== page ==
What have you found the most rewarding and challenging things about running your business? A young student in our cultural immersion program wanted to change his name because he said no one could say it correctly and felt uncomfortable about it—he’d even started pronouncing it the way they did. I suggested he draw a painting about his name (which means success) and bring it to his teacher. She incorporated it into her lesson plan, which empowered him, educated his classmates, and taught everyone that it’s okay to be different, but it’s not okay to feel smaller because of it. Learning that we’re all different in various ways changes your outlook on the world and your part in the world. That’s been the most enriching part for me.
Also, getting validation from others has made me realize the importance of what we do. We do a student recital every year, and at one of them, there were two sets of grandparents for this one child. Though they’re originally from India, they live in America now. One of the grandmothers remarked how beautiful it was to see her granddaughter do a dance that she had learned as a child and that without my school, this would be lost. For me, it validated what I do and drove home the point that we make a difference.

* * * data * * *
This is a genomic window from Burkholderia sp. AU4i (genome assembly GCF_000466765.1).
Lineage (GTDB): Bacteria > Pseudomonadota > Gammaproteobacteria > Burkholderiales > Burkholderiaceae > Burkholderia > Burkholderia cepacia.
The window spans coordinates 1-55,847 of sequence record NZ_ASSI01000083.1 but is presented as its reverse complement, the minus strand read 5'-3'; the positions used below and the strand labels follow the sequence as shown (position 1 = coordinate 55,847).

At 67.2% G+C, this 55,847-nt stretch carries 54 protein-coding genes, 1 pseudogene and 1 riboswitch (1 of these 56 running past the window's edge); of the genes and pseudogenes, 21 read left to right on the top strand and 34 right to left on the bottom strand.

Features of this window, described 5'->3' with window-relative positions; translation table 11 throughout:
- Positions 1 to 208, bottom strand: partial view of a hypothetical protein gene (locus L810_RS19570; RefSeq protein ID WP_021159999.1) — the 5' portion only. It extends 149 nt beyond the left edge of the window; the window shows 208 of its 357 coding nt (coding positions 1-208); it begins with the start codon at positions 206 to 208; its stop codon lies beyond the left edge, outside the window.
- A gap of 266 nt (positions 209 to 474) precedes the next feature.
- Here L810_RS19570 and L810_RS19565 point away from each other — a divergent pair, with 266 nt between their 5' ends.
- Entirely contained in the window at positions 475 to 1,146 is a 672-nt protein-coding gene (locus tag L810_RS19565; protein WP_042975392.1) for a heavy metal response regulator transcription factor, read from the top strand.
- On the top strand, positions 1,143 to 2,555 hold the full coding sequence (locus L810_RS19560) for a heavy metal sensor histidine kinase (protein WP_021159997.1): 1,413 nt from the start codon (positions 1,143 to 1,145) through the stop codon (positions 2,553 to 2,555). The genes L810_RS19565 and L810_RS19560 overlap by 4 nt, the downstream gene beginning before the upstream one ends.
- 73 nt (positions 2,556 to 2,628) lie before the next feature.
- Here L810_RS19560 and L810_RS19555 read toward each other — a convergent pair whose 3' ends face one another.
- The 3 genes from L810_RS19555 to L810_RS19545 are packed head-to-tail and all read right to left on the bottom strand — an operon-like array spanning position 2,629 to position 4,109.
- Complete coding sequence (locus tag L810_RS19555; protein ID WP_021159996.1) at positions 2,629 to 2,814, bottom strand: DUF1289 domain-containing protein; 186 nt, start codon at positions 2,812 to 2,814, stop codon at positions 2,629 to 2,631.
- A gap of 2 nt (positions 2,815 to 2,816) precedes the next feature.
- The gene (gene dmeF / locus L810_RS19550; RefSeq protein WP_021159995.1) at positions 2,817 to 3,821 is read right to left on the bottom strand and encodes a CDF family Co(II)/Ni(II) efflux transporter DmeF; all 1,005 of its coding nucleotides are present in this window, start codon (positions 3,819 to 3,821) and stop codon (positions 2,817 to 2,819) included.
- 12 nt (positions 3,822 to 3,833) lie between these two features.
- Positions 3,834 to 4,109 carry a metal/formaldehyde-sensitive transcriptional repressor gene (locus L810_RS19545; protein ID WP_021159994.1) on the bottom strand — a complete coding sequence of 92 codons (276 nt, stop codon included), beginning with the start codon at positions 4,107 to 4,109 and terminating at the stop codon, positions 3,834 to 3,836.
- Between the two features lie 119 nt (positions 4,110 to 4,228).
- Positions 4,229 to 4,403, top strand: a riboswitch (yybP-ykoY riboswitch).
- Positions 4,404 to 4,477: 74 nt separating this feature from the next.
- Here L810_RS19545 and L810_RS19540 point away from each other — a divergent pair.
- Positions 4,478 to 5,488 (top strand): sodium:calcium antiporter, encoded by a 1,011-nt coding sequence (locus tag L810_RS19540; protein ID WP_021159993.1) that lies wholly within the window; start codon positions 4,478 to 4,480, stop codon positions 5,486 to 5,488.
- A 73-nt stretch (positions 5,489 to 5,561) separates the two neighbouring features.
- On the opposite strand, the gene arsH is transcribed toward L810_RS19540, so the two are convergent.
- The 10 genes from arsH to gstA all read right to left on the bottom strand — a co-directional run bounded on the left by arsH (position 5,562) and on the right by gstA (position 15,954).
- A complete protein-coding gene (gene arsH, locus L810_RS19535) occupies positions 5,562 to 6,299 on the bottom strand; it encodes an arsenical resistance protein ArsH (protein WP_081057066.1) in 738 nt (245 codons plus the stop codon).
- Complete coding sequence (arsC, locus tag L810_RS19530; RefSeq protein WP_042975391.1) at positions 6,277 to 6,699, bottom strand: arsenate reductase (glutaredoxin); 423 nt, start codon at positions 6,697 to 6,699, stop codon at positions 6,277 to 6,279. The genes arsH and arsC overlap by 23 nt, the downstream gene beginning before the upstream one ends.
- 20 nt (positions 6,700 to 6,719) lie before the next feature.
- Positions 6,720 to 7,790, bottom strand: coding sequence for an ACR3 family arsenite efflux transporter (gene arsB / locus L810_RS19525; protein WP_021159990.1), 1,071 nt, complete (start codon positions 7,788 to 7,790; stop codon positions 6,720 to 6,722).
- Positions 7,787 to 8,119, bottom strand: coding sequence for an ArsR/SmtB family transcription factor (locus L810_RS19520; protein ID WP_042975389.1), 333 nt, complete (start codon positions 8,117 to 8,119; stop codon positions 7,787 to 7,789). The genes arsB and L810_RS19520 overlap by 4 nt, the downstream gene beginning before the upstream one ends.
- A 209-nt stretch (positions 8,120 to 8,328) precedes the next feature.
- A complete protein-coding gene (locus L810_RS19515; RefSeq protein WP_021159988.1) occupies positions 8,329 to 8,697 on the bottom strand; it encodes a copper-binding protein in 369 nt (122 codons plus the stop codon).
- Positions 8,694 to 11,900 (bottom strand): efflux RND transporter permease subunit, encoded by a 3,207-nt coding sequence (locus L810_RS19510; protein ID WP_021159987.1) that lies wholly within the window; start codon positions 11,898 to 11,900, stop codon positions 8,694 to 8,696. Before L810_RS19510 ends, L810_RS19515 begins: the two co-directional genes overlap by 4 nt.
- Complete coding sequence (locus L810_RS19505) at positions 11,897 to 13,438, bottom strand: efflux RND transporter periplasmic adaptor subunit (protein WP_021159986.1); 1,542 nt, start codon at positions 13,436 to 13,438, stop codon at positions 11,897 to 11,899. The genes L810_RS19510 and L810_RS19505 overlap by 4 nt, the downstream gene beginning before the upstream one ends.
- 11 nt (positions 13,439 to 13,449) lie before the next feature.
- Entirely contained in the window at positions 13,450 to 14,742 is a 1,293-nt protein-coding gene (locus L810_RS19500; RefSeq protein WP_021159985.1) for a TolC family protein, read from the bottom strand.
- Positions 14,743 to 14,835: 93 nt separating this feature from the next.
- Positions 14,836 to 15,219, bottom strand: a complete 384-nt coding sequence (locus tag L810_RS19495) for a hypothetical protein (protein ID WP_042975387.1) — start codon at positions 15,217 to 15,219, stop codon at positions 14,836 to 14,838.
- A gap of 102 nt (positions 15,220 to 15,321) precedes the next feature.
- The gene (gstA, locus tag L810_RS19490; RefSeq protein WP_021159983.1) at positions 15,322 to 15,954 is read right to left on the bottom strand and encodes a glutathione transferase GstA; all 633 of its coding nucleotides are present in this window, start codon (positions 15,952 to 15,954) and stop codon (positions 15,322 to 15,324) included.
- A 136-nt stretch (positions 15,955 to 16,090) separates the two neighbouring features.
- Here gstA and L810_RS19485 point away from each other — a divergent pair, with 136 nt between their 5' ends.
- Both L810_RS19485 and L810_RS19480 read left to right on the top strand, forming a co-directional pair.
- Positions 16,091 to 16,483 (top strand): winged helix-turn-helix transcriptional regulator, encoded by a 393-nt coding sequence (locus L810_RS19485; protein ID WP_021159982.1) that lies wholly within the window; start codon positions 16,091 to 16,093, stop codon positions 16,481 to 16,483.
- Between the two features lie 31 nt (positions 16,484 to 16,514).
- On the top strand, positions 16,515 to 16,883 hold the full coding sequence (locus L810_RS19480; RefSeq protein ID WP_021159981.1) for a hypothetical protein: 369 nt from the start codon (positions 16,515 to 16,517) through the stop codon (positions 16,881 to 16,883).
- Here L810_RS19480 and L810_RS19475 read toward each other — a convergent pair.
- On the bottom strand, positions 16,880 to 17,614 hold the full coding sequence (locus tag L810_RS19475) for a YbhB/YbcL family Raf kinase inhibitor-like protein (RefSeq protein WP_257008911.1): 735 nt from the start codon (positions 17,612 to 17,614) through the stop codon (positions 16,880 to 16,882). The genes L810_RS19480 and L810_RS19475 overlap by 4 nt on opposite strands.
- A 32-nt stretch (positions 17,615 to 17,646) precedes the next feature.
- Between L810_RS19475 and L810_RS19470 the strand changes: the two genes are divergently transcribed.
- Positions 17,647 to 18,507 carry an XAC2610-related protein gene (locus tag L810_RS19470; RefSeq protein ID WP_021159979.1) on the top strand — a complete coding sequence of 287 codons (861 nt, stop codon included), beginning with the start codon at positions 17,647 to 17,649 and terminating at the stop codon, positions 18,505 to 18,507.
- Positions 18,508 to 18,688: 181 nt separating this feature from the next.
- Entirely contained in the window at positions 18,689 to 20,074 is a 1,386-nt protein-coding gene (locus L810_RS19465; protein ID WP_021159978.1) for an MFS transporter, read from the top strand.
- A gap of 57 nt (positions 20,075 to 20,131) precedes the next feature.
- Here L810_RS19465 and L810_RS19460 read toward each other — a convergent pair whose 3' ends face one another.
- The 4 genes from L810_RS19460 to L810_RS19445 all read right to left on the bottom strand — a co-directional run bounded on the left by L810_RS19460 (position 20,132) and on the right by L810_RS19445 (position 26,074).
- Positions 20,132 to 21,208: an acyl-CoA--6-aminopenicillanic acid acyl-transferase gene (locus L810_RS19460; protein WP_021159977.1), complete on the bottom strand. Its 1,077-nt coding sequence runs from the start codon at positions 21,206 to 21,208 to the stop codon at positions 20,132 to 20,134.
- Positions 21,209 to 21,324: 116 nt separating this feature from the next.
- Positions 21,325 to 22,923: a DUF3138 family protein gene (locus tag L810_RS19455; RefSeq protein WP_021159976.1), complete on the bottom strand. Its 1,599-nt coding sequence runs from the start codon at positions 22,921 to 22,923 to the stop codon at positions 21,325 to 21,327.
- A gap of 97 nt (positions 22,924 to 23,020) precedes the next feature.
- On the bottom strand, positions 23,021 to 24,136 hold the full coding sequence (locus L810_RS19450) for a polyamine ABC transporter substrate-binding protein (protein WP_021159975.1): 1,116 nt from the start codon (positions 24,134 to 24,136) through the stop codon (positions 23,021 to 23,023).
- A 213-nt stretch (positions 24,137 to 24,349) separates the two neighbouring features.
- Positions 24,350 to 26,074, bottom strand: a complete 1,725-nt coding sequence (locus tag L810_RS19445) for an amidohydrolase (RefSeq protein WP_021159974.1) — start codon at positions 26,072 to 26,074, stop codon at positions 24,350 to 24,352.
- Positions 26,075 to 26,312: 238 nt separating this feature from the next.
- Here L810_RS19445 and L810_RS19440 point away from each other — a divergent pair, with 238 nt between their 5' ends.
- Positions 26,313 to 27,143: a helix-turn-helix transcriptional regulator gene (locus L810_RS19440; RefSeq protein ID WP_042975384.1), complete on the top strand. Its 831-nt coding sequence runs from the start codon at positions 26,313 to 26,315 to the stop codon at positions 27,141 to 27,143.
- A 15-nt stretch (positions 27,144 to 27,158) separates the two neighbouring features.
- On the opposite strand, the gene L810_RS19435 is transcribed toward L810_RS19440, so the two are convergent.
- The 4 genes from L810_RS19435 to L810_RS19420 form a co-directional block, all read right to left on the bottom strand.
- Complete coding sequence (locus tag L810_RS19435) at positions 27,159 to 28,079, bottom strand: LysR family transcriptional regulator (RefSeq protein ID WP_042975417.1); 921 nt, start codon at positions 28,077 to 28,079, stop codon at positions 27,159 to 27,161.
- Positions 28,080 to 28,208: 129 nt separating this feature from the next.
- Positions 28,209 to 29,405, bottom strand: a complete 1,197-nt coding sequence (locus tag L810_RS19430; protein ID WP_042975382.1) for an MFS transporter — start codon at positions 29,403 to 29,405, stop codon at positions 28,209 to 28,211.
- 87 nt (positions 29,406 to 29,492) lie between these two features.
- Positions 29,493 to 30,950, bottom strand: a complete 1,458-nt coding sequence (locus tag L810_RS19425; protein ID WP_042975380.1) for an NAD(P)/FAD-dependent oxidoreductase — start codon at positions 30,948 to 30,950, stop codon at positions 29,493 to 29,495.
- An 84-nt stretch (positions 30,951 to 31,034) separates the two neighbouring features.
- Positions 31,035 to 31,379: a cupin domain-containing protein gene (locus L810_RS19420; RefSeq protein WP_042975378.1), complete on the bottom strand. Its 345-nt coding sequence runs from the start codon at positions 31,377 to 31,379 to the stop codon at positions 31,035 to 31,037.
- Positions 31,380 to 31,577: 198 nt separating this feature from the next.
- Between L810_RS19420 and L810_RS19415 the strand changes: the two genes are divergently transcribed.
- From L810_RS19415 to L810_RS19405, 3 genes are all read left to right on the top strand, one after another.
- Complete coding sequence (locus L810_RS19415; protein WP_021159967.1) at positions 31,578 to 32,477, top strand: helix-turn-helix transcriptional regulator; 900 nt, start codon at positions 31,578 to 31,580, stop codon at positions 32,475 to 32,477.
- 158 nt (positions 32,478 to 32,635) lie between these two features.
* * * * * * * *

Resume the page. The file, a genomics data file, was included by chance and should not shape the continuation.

Staying afloat during the pandemic has had to be the most challenging thing to date. Before the March 2020 lockdowns, I anticipated it would happen and had switched to online classes on March 13th. I underwent Zoom training and set things up for our 18 teachers to prep for it. I was fortunate that families were willing to attend their classes this way because it’s a very tech-friendly community, and it gave their kids some continuity. We even had a virtual recital that year because it’s such a big part of what we had an online summer camp, too. Without that quick pivot, I’m not sure we would have been able to survive.
What’s the best advice you ever received that you hope to pass on to your children? I learned from my mother that the effort you put out is always in your hand regarding school, career, and life in general, but the results are not. So regardless of what happens, it’s important to gain something valuable from it, whether knowledge, experience, or joy. Make it a point to work hard and keep at it consistently. I believe that if your work is always good, success will come, but if you work hard for a few days and then take it easy, expecting quick success, you won’t get the results you want. I believe my children know this from watching me—it took me longer than I expected, but I never gave up.